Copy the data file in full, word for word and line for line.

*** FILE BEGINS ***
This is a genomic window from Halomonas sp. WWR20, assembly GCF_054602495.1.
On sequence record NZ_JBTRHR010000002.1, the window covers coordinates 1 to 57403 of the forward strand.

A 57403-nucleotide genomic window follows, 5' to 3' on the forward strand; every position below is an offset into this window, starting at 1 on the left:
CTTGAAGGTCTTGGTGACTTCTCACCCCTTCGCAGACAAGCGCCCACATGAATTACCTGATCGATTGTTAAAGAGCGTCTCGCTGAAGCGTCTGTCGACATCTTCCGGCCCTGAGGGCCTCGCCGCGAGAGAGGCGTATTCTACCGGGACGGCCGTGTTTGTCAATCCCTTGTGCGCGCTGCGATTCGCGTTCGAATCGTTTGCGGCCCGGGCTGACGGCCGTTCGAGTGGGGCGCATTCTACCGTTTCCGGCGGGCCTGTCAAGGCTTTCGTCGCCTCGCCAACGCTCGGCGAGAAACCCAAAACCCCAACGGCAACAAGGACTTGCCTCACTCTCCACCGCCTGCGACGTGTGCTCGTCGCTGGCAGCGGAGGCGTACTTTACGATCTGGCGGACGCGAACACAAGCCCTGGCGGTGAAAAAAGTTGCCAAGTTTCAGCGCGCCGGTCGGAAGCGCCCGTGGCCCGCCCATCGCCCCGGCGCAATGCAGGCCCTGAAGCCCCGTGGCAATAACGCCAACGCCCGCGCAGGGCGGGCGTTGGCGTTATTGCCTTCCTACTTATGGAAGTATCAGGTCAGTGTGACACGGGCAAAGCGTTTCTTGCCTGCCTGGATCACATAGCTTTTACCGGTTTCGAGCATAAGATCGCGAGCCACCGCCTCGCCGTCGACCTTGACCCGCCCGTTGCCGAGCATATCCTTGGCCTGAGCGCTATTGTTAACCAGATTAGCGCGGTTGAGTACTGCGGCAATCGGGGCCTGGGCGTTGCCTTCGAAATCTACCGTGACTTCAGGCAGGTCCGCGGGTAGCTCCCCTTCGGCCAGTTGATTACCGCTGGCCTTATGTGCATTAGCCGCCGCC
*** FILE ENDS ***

This is a genomic window from Halomonas sp. WWR20, assembly GCF_054602495.1.
On sequence record NZ_JBTRHR010000002.1, the window covers coordinates 1 to 57403 of the forward strand.

A 57403-nucleotide genomic window follows, 5' to 3' on the forward strand; every position below is an offset into this window, starting at 1 on the left:
CTTGAAGGTCTTGGTGACTTCTCACCCCTTCGCAGACAAGCGCCCACATGAATTACCTGATCGATTGTTAAAGAGCGTCTCGCTGAAGCGTCTGTCGACATCTTCCGGCCCTGAGGGCCTCGCCGCGAGAGAGGCGTATTCTACCGGGACGGCCGTGTTTGTCAATCCCTTGTGCGCGCTGCGATTCGCGTTCGAATCGTTTGCGGCCCGGGCTGACGGCCGTTCGAGTGGGGCGCATTCTACCGTTTCCGGCGGGCCTGTCAAGGCTTTCGTCGCCTCGCCAACGCTCGGCGAGAAACCCAAAACCCCAACGGCAACAAGGACTTGCCTCACTCTCCACCGCCTGCGACGTGTGCTCGTCGCTGGCAGCGGAGGCGTACTTTACGATCTGGCGGACGCGAACACAAGCCCTGGCGGTGAAAAAAGTTGCCAAGTTTCAGCGCGCCGGTCGGAAGCGCCCGTGGCCCGCCCATCGCCCCGGCGCAATGCAGGCCCTGAAGCCCCGTGGCAATAACGCCAACGCCCGCGCAGGGCGGGCGTTGGCGTTATTGCCTTCCTACTTATGGAAGTATCAGGTCAGTGTGACACGGGCAAAGCGTTTCTTGCCTGCCTGGATCACATAGCTTTTACCGGTTTCGAGCATAAGATCGCGAGCCACCGCCTCGCCGTCGACCTTGACCCGCCCGTTGCCGAGCATATCCTTGGCCTGAGCGCTATTGTTAACCAGATTAGCGCGGTTGAGTACTGCGGCAATCGGGGCCTGGGCGTTGCCTTCGAAATCTACCGTGACTTCAGGCAGGTCCGCGGGTAGCTCCCCTTCGGCCAGTTGATTACCGCTGGCCTTATGTGCATTAGCCGCCGCC